Now showing 1 - 10 of 25
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    Land, labor and the wage-rental ratio : factor price convergence in the late nineteenth century
    (University College Dublin. School of Economics, 1993-05) ; ;
    This paper augments the new historical literature on factor price convergence. The focus is on the late nineteenth century, when economic convergence among the current OECD countries was dramatic; and the focus is on the convergence between Old World and New, by far the biggest participants in the global convergence during the period; and the focus is on land and labor, the two most important factors of production in the nineteenth century. Wage-rental ratios boomed in the Old World and collapsed in the New, moving the resource-rich and labor scarce New World closer to the resource-scarce and labor-abundant Old World. The paper uses both computable general equilibrium models and econometrics to identify the forces causing the convergence. These include: commodity price convergence and the Heckscher-Ohlin Theorem of factor price equalization; migration, capital-deepening and frontier disappearance, factors stressed by Malthus, Ricardo, Wicksell and Viner; and factor-saving biases associated with induced-innovational theory, an endogenous response to relative factor scarcities.
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    The economic impact of the famine in the short and long run
    (University College Dublin. School of Economics, 1993-12)
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    Emigration and living standards in Ireland since the Famine
    (University College Dublin. School of Economics, 1994-11)
    Ireland experienced dramatic levels of emigration in the century following the Famine of 1845–1849. The paper surveys the recent cliometric literature on post-Famine emigration and its effects on Irish living standards. The conclusions are that the Famine played a significant role in unleashing the subsequent emigration; and that emigration was crucial for the impressive increase in Irish living standards which took place during the next 100 years.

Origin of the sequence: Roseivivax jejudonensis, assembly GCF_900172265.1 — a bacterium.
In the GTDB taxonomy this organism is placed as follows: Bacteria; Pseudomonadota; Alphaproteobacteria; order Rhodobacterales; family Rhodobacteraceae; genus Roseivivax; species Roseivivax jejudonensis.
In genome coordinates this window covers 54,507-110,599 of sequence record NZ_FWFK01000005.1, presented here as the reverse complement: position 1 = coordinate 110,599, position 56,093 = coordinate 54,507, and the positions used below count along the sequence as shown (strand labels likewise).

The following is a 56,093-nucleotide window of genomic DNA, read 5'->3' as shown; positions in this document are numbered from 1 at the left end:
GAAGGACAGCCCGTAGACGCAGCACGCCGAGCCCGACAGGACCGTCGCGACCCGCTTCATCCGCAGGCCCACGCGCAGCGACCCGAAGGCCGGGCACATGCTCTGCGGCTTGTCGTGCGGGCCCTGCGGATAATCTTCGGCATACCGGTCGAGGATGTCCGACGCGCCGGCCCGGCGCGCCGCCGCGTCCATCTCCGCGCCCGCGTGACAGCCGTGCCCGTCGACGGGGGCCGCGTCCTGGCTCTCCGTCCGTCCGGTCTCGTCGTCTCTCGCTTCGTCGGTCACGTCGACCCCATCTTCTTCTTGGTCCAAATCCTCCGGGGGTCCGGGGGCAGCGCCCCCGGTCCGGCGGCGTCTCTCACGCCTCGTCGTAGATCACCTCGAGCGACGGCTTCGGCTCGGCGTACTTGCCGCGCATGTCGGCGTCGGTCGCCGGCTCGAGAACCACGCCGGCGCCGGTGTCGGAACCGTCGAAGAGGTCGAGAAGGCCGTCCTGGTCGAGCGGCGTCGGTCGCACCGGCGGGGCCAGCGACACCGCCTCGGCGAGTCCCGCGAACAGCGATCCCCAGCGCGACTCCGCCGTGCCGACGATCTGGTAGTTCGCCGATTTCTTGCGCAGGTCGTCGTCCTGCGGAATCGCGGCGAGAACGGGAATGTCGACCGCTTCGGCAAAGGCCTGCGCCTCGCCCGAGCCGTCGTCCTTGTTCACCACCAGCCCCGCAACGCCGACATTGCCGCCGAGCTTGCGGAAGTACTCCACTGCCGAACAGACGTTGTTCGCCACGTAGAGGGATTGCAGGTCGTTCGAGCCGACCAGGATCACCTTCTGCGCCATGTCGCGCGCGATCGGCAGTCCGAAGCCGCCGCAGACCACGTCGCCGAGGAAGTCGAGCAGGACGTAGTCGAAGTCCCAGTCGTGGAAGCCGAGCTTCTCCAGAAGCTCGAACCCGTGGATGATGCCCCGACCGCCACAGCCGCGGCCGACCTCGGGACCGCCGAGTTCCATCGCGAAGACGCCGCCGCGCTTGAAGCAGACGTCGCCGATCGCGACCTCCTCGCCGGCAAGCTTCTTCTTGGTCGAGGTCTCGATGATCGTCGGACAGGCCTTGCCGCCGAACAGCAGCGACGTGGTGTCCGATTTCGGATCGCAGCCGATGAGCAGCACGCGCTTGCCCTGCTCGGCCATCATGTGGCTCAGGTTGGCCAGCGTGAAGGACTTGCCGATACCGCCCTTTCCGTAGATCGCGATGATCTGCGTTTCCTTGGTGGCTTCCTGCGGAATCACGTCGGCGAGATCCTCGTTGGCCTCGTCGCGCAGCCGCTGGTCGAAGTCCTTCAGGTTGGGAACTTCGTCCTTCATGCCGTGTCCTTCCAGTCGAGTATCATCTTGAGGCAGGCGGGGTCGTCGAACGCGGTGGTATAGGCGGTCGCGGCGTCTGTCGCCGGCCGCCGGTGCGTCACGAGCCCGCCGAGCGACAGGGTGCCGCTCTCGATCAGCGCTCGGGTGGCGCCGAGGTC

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    The Irish Economy During the Century After Partition
    (University College Dublin. School of Economics, 2021-04) ;
    We provide a centennial overview of the Irish economy in the one hundred years following partition and independence. A comparative perspective allows us to distinguish between those aspects of Irish policies and performance that were unique to the country, and those which mirrored developments elsewhere. While Irish performance was typical in the long run, the country under-performed prior to the mid-1980s and over-performed for the rest of the twentieth century. Real growth after 2000 was slow. The mainly chronological narrative highlights the roles of convergence forces, trade and industrial policy, and monetary and fiscal policy. While the focus is mostly on the south of the island, we also survey the Northern Irish experience during this period.
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    Irish inflation : appropriate policy responses
    (Irish Banking Federation, 2000) ;
    This article argues that the cost increasing, supply side approach cannot adequately explain the current Irish inflation. It suggests that the correct model is one that is based on excess demand fuelled by continuing economic growth and demand-side shocks, including nominal exchange rate depreciation and lax budgetary policy. Evidence is presented to suggest that inflationary pressures have been building up in the economy for longer than is generally appreciated. As for appropriate policy responses, these include nominal wage increases above those agreed under the PPF but exclude tax cuts which, at the time of writing, seem likely to emerge in the December 2000 Budget.
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    Economic integration and convergence : an historical perspective
    (University College Dublin. School of Economics, 1995-11)
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    Were Heckscher and Olin right? : putting history back into the factor-price equalization
    (University College Dublin. School of Economics, 1992) ;
    Due primarily to transport improvements, commodity prices in Britain and America tended to equalize 1870-1913. This commodity price equalization was not simply manifested by the great New World grain invasion of Europe. Rather, it can be documented for intermediate primary products and manufactures as well. Heckscher and, Ohlin, writing in 1919 and 1924, thought that these events should have contributed to factor price equalization. Based on Williamson's research reported elsewhere, Anglo-American real wages did converge over this period, and it was part of a general convergence between the Old and New World. This paper applies the venerable Heckscher-Ohlin trade model to the late 19th century Anglo-American experience and finds that they were right: at least half of the real wage convergence observed can be assigned to commodity price equalization. Furthermore, these events also had profound influences on relative land and capital scarcities. It appears that this late 19th century episode was the dramatic start of world commodity and factor market integration that is still ongoing today.